Why do we get concussion(s)?
As we have discussed so far a concussion is a direct blow to the head or a direct force that causes the head to be jarred back and forth. Remember, that a concussion doesn’t have to be directed to the head, it can be a fall or a force that travels up the spine and causes a whiplash to occur (you get in an accident that causes your back to hit the seat really hard but your head doesn’t touch anything).
You may be wondering exactly why do we get a concussion in the first place? One of the obvious reasons is what we just mentioned with the direct blow to cause the head to have problems. However, what you may not be aware of are the reasons that can lead to that direct or indirect blow. What exactly do I mean by this? This is the perfect time to go back to our talk about brain-based chiropractic (the first blog we ever did) if you haven’t read that I highly recommend you read that before continuing. We talked about the 3 systems of the body and how they help us perceive the world and allow us to go about our everyday activities. When they are working it can be a pretty good day but when they aren’t this leads to many different issues from dizziness, pain, migraines, headaches, anxiety, etc. Let us go over a couple of scenarios that can help drive this idea home:
If our brain cannot perceive the world correctly, as in we aren’t aware of our surrounds or we get dizzy every time we move/turn head, this can lead to instability of not only different areas of the brain but also our muscles too. If every time we turn our heads we get dizzy the brain will make sure to fire our neck muscles more to allow for greater tone on the neck muscles which means we will turn the whole neck instead of a normal neck movement (think of Val Kilmer as Batman and how he would turn his head, also if you haven’t seen it you need to see that tonight!). This is good in the sense that it decreases our dizziness or instability but leads to a greater chance of decreasing our reaction time and processing speed. In sports, this can be a wide receiver not being able to use head movements properly or when we are driving we cant see cars around us as well.
In this scenario, if our proprioception, when we move our muscles and joints fire to the brain to let the brain know we just moved, is off it can lead to a concussion. Again, in sports, if we don’t have a good sense of where our bodies are in space (knowing where we are in relation to others basically) this can lead to not only a decrease in reaction time but also vulnerable to outside forces. If we cant move appropriately in sports this can lead to a concussion
- In soccer trying to head a ball and we end up crashing into another
player doing the same thing. In hockey/football if we think we are in one place but we are really in another we may think we aren’t going to get hit but in reality, you might.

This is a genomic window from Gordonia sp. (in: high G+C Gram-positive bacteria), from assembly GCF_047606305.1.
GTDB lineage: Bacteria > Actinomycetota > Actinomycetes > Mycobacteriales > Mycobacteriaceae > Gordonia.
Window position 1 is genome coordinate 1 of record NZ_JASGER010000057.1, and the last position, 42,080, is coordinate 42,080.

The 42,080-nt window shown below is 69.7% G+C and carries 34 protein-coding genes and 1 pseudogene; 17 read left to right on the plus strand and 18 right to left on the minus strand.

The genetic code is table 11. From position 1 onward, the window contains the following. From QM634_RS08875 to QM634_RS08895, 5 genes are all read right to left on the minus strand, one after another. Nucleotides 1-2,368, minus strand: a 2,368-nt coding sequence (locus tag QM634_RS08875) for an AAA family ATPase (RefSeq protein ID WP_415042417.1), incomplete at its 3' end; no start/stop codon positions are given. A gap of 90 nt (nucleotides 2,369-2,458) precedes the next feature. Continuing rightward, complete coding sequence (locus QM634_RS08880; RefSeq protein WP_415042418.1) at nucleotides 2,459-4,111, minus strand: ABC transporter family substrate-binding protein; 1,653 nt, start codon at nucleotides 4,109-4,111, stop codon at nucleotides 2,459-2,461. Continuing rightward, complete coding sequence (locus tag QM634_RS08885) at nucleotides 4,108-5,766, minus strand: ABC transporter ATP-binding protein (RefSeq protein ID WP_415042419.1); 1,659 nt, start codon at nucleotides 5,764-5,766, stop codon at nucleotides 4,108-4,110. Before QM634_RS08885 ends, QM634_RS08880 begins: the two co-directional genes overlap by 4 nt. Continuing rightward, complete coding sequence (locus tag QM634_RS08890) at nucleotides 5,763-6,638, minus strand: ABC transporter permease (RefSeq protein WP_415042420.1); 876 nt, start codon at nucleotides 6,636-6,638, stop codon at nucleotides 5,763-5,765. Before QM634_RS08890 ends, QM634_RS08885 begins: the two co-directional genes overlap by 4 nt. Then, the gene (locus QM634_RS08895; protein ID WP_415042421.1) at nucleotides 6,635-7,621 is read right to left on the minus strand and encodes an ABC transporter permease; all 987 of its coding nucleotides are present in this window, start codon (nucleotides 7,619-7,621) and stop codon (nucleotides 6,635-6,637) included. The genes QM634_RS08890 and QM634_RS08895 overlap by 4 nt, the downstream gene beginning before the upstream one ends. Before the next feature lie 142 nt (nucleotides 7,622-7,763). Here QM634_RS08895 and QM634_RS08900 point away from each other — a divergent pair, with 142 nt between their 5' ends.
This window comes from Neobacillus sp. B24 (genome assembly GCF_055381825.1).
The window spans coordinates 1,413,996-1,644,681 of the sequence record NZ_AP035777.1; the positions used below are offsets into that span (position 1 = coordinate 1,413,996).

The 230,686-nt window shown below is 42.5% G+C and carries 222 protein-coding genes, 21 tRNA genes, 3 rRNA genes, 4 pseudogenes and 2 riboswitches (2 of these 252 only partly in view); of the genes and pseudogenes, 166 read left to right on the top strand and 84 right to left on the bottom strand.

- In everyday life, we may chalk it up to being clumsy or ditzy but this can also lead to being more vulnerable too. This can be seen going for a morning run or hike. If we are running and we don’t have a
good sense of where our body is this can lead to rolling an ankle or
tripping over different objects in our path. Most of the time we may
just roll our ankle or trip but if it is bad enough we may fall and cant
catch ourselves and end up falling on our head.
- This can be the same thing for hiking as well. Most of the time when hiking we are walking on different terrain. This is really testing our proprioception and if it is off we can really trip and fall and this can be really bad if we are hiking a mountain or big hill!
These 2 scenarios can show a little more how doing simple everyday tasks or playing a sport can lead to a concussion pretty quickly.
Signs and Symptoms of a concussion (S&S):
Some of the main S&S of a concussion can be: Just to name a few
- Light/Sound sensitivities – neck/back pain – concentration issues – Irritability
- Mood changes – Poor balance – headaches
What to do after?
Once a concussion, especially a direct trauma, has occurred we need to make sure that we get proper imaging. This makes sure that there aren’t any major issues in the brain, such as a brain bleed or some form of a brain contusion. Once this has been fully looked at and all imaging is clear this is when we can go and start the rehabbing of the brain. Rehabbing can be in the form of chiropractic adjustments, vision training, balance and eye exercises, breathing exercises, and so much more.
The biggest take away from this is that whatever the therapy we want to make sure that we don’t reach what we call the metabolic threshold. This is basically when there is so much (to much) input into the brain that the brain can’t make sense, this can cause an increase in neck pain, headaches, decreases in balance, etc.
What is amazing about the brain is that if we give it the right stimulus
(remember it needs O2, glucose, and stimuli) we can use neuroplasticity.
Again, this basically means that the brain can learn from what we are giving it and it can make the pain were having, the balance issues, headaches, etc better. We cant always say that the brain will go back to 100% because it may have not been 100%, to begin with, but also depends on how the brain is going to respond to the therapies we are giving it. However, as long as the brain has even 1% viability in the nervous system
we can use it. This is why if therapies are done correctly and the brain gets better at healing itself some amazing results are possible!